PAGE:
Friday, March 21, 2008 The Kwajalein Hourglass 4 Kaleidoscope showcases island talent, raises scholarship money Corie Dowell belts out a Santana favorite, Sideways, at the Kaleidoscope of Music Sunday night. By Nell DrumhellerEditorKwajalein’s population may be dwindling, but the amount of talent found on island hasn’t lessened. More than 40 performers strutted their stuff Sunday night at the Kaleidoscope of Music held in the Davye Davis Multi-Purpose Room. The annual event, now in its eighth year, raises money for scholarships for local students; but it also gives island talent the opportunity to dazzle community members with song and dance routines. Tickets were sold for admittance at $15 each. Local artists donated product for an auction this year. Auctioned off were pottery, paintings, stained glass, a pen, an embroidered picture and a baby quilt. The auction brought in $830. Jennifer Aakre has spear-headed the program for two years. “I start the thinking pr ocess right after the last one is done and then I start contacting people in October or November,” she said. Her planning paid off, literally, as she was able to plunk down $3,439 by the end of the evening. Aakre, a pianist herself, praised the other performers. “The dance groups were a great addition to the program this year, all the performers were wonderful,” she said. “But I’m a little biased on the group my son was in. I thought those kids gave such a fantastic performance. I was so proud of them all.” She added that volunteers make it all possible, “A huge thank you to all the performers and all the people that helped out, as it takes all the people involved to make the program work. And a special thank you to Dick Shields. He does a huge amount of behind the scenes work. Congratulations to the graduating senior class and I’d like to thank them for their assistance this year with Kaleidoscope 2008.”Photos by Nell DrumhellerRic Fullerton, left and Jerry Davis perform at Kaleidoscope of Music Sunday evening in the multi-purpose room. Karla Long acts as master of ceremonies.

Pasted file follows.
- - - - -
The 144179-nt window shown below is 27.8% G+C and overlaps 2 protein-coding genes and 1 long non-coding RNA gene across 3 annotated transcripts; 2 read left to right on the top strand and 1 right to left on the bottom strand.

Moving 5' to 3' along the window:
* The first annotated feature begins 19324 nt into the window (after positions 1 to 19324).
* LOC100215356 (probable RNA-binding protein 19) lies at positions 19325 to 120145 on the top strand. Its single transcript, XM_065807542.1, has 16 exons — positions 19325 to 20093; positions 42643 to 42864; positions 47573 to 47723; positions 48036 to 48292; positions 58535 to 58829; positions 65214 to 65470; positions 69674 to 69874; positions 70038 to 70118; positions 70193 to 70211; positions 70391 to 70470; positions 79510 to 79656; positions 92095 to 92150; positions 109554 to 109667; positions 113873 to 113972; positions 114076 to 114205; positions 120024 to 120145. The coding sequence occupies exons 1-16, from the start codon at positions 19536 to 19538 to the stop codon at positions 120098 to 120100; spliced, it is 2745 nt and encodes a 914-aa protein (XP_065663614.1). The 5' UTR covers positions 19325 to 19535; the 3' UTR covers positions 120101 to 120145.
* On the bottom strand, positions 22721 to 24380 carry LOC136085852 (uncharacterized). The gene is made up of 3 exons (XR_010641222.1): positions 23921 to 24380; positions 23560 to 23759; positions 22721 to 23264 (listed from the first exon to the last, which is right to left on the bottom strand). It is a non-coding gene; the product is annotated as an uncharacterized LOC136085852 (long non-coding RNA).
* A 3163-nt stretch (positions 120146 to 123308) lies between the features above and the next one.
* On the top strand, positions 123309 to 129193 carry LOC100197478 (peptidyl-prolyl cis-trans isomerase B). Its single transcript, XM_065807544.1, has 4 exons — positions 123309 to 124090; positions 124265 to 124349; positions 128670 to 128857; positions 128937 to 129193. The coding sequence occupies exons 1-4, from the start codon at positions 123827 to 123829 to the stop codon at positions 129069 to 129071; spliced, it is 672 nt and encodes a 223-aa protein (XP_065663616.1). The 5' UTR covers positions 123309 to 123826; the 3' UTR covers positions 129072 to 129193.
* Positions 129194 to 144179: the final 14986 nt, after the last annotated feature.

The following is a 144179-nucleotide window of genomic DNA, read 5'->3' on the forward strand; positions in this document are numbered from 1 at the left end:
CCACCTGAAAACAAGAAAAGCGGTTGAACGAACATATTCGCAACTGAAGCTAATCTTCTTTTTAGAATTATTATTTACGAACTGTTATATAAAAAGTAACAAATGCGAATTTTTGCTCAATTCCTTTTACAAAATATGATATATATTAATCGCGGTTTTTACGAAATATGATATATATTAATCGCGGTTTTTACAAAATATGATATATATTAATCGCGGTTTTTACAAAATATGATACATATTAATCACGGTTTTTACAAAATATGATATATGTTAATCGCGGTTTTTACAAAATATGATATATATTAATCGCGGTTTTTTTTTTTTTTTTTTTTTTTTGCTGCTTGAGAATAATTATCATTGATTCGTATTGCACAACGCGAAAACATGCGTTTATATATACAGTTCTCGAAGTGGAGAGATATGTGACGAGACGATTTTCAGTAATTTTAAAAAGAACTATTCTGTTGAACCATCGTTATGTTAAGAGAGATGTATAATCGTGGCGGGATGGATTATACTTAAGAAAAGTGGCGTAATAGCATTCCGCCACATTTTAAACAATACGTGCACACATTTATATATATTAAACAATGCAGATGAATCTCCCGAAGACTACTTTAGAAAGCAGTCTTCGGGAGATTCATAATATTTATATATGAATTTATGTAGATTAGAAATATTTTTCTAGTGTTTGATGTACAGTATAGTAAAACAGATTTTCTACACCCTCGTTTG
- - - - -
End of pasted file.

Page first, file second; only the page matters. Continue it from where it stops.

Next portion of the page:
The Kwajalein Hourglass Friday, March 21, 2008 5 TEENS, from Page 2 Cheney: U.S. must finish job in IraqBy John J. KruzelAmerican Forces Press ServiceThe United States must continue operations in Iraq until the job is done, Vice President Richard B. Cheney said Monday in Baghdad. “I think given the enormous effort that’s been made and the sacri ces that have been made— both in terms of lives and national treasure —to succeeding in Iraq, it’s very, very important that we succeed,” he said, “(and) that we not quit before the job is done. “We need to remember that our objective here is victory and that we need to be prepared to do what-Seventeen servicemembers die in Global War on Terrorever it takes in order to achieve that,” he added. On his second trip to post-Saddam Hussein Iraq, Cheney met Monday with Iraqi and U.S. of cials, including Iraqi Prime Minister Nouri alMaliki, Army Gen. David H. Petraeus, the top U.S. commander in Iraq, and U.S. Ambassador to Iraq Ryan C. Crocker. The vice president noted signi cant security and governmental progress since his last visit, which came on the heels of a 33,000-troop surge designed to curb violence and increase security in Iraq. The deployment of the five additional combat brigades, which completed this time last year, coupled with an invigorated counterinsurgency effort has been considered by of cials to be a largely successful U.S. strategic military shift. “It’s been a remarkable turnaround in the overall security situation and the level of violence, both in terms of military and civilian casualties,” Cheney said of the strategy during a news conference at the U.S. Embassy. The Iraqi government has made some political progress, the vice president he said, but he also noted that Iraqi policymakers have been unable to pass legislation concerning the sharing and responsibility. This can be a result of working and earning a paycheck or playing a sport with their friends and winning a championship basketball game.Teenagers on this island are being affected physically, mentally and emotionally by recent Community Activities cutbacks and this can indirectly lead to unwise choices and bad decisions which they will regret later in life. of provincial power and the Iraqi oil revenues. “I think they are seized with these issues,” he said. “My interest today was encouraging them to move rapidly and aggressively to get them resolved.” Cheney said the timing of his trip is signi cant, as this week marks the fth year since U.S. forces toppled Saddam and set Iraqis on the road to democracy. “So if you re ect back on those five years, I think it’s been a dif cult, challenging, but nonetheless successful endeavor,” he said. “(I think) that we’ve come a long way in five years, and that it’s been well worth the effort.” As I write this, there are signi cant changes occurring on this island. A lot of those changes are having negative effects, directly or indirectly on teenagers. I encourage you to consider the detrimental effects of your decisions on teenagers. Think of us as your own children. Thank you for your consideration. Five Soldiers died March 10 in Baghdad of wounds suffered when a suicide bomber detonated an explosive device. They were assigned to the 1st Battalion, 64th Armor Regiment, 2nd Brigade Combat Team, 3rd Infantry Division, Fort Stewart, Ga. Killed were: Sgt. 1st. Class Shawn M. Suzch 32, of Hilltown, Penn.; Staff Sgt. Ernesto G. Cimarrusti 25, of Douglas, Ariz.; Staff Sgt. David D. Julian 31, of Evanston, Wyo.; Cpl. Robert T. McDavid 29, of Starkville, Miss. and Cpl. Scott A. McIntosh 26, of Houston. Three Soldiers died March 10 in Balad Ruz, Iraq of wounds suffered when their vehicle encountered an improvised explosive device. They were assigned to the 2nd Squadron, 3rd Armored Cavalry Regiment, Fort Hood, Texas. Killed were: Sgt. Phillip R. Anderson 28, of Everett, Wash.; Spc. Donald A. Burkett 24, of Comanche, Texas and Capt. Torre R. Mallard 27, of Oklahoma. Three Soldiers died March 12 in Tallil, Iraq of wounds suffered when their vehicle was hit by indirect re. Killed were: Staff Sgt. Juantrea T. Bradley 28, of Greenville, N.C., who was assigned to the 7th Special Troops Battalion, 7th Sustainment Brigade, 10th Mountain Division (Light Infantry), Fort Eustis, Va.; Spc. Dustin C. Jackson 21, of Arlington, Texas who was assigned to the 350th Adjutant General Company, Grand Prairie, Texas and Pfc. Tenzin L. Samten 33, of Prescott, Ariz. who was assigned to the 7th Special Troops Battalion, 7th Sustainment Brigade, 10th Mountain Division (Light Infantry), Fort Eustis, Va. Staff Sgt. Collin J. Bowen 38, of Millersville, Md., died March 14 at Brooke Army Medical Center, San Antonio of wounds suffered Jan. 2 in Khowst Province, Afghanistan when his vehicle encountered an improvised explosive device. He was assigned to the 1st Battalion, 175th Infantry Regiment, Maryland Army National Guard, Towson, Md.Two Soldiers died Monday in Baghdad from wounds suffered when their vehicle encountered an improvised explosive device during combat operations. They were assigned to the 1st Battalion, 68th Armor Regiment, 3rd Brigade Combat Team, 4th Infantry Division, Fort Carson, Colo. Killed were: Staff Sgt. Michael D. Elledge 41, of Brownsburg, Ind. and Spc. Christopher C. Simpson 23, of Hampton, Va.